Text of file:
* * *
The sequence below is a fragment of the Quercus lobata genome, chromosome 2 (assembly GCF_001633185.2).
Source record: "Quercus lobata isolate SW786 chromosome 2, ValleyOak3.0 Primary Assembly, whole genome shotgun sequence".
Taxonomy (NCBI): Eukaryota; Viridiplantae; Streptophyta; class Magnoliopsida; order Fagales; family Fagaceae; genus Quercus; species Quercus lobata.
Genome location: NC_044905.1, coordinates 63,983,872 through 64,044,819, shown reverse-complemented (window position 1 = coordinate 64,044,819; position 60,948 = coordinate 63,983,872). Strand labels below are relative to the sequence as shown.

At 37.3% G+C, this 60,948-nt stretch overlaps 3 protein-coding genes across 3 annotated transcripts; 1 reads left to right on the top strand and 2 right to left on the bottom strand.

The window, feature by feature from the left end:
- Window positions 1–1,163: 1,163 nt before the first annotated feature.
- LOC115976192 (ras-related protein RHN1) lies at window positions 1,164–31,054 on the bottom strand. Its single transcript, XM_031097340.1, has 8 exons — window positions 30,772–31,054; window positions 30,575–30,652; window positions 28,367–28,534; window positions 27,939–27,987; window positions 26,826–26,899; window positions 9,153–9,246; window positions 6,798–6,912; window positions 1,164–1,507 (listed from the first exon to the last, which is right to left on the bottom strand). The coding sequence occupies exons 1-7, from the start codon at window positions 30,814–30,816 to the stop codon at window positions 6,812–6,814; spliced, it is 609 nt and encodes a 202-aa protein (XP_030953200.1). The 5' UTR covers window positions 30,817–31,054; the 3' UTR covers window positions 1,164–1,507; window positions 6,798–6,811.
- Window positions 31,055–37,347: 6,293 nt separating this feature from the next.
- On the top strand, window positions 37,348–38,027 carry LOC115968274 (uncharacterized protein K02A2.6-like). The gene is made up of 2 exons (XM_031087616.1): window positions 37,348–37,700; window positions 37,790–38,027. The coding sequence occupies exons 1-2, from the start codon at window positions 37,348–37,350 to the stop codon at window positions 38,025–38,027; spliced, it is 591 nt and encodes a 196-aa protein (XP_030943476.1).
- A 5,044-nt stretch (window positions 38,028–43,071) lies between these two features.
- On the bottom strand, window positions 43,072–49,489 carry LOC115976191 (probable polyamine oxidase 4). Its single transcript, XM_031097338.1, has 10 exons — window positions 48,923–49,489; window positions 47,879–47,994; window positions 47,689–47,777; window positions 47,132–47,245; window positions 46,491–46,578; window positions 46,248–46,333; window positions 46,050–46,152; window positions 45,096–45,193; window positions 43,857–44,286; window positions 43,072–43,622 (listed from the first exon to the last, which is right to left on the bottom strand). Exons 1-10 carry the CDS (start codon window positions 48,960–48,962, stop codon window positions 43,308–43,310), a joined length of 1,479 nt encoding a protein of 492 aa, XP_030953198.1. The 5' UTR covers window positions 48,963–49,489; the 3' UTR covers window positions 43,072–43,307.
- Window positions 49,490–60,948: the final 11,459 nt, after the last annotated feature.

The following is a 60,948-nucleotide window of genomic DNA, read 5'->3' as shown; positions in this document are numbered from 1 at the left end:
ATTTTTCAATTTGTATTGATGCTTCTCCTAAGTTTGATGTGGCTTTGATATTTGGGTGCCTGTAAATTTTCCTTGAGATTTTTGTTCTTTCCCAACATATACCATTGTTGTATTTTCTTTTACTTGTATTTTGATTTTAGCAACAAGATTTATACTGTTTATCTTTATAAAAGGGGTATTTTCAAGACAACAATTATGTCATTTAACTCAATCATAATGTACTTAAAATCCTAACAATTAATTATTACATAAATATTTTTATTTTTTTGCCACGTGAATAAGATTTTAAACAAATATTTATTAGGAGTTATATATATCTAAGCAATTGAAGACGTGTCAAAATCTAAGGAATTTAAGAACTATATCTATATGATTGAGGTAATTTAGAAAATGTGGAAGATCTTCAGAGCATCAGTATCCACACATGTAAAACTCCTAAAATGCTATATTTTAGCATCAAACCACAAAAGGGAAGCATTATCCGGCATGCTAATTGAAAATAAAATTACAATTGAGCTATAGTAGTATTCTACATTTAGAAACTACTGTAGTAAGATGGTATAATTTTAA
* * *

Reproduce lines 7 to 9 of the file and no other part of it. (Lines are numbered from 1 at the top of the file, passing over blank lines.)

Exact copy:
- Window positions 1–1,163: 1,163 nt before the first annotated feature.
- LOC115976192 (ras-related protein RHN1) lies at window positions 1,164–31,054 on the bottom strand. Its single transcript, XM_031097340.1, has 8 exons — window positions 30,772–31,054; window positions 30,575–30,652; window positions 28,367–28,534; window positions 27,939–27,987; window positions 26,826–26,899; window positions 9,153–9,246; window positions 6,798–6,912; window positions 1,164–1,507 (listed from the first exon to the last, which is right to left on the bottom strand). The coding sequence occupies exons 1-7, from the start codon at window positions 30,814–30,816 to the stop codon at window positions 6,812–6,814; spliced, it is 609 nt and encodes a 202-aa protein (XP_030953200.1). The 5' UTR covers window positions 30,817–31,054; the 3' UTR covers window positions 1,164–1,507; window positions 6,798–6,811.
- Window positions 31,055–37,347: 6,293 nt separating this feature from the next.